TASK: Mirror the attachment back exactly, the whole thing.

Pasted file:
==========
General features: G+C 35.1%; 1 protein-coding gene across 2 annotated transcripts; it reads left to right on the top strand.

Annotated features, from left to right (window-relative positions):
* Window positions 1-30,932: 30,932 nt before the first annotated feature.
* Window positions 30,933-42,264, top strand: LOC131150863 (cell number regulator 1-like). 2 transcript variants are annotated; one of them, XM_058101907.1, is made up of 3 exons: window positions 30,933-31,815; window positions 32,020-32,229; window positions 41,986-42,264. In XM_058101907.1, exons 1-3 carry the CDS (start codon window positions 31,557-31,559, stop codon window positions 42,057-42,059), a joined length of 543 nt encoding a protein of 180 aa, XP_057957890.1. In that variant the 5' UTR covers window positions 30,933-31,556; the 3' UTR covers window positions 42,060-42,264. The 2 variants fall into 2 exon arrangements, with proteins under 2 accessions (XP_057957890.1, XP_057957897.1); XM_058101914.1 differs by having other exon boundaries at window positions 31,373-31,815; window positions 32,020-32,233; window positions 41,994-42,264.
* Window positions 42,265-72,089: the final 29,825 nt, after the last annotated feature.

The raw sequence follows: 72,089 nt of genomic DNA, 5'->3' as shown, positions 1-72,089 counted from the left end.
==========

General features: G+C 35.1%; 1 protein-coding gene across 2 annotated transcripts; it reads left to right on the top strand.

Annotated features, from left to right (window-relative positions):
* Window positions 1-30,932: 30,932 nt before the first annotated feature.
* Window positions 30,933-42,264, top strand: LOC131150863 (cell number regulator 1-like). 2 transcript variants are annotated; one of them, XM_058101907.1, is made up of 3 exons: window positions 30,933-31,815; window positions 32,020-32,229; window positions 41,986-42,264. In XM_058101907.1, exons 1-3 carry the CDS (start codon window positions 31,557-31,559, stop codon window positions 42,057-42,059), a joined length of 543 nt encoding a protein of 180 aa, XP_057957890.1. In that variant the 5' UTR covers window positions 30,933-31,556; the 3' UTR covers window positions 42,060-42,264. The 2 variants fall into 2 exon arrangements, with proteins under 2 accessions (XP_057957890.1, XP_057957897.1); XM_058101914.1 differs by having other exon boundaries at window positions 31,373-31,815; window positions 32,020-32,233; window positions 41,994-42,264.
* Window positions 42,265-72,089: the final 29,825 nt, after the last annotated feature.

The raw sequence follows: 72,089 nt of genomic DNA, 5'->3' as shown, positions 1-72,089 counted from the left end.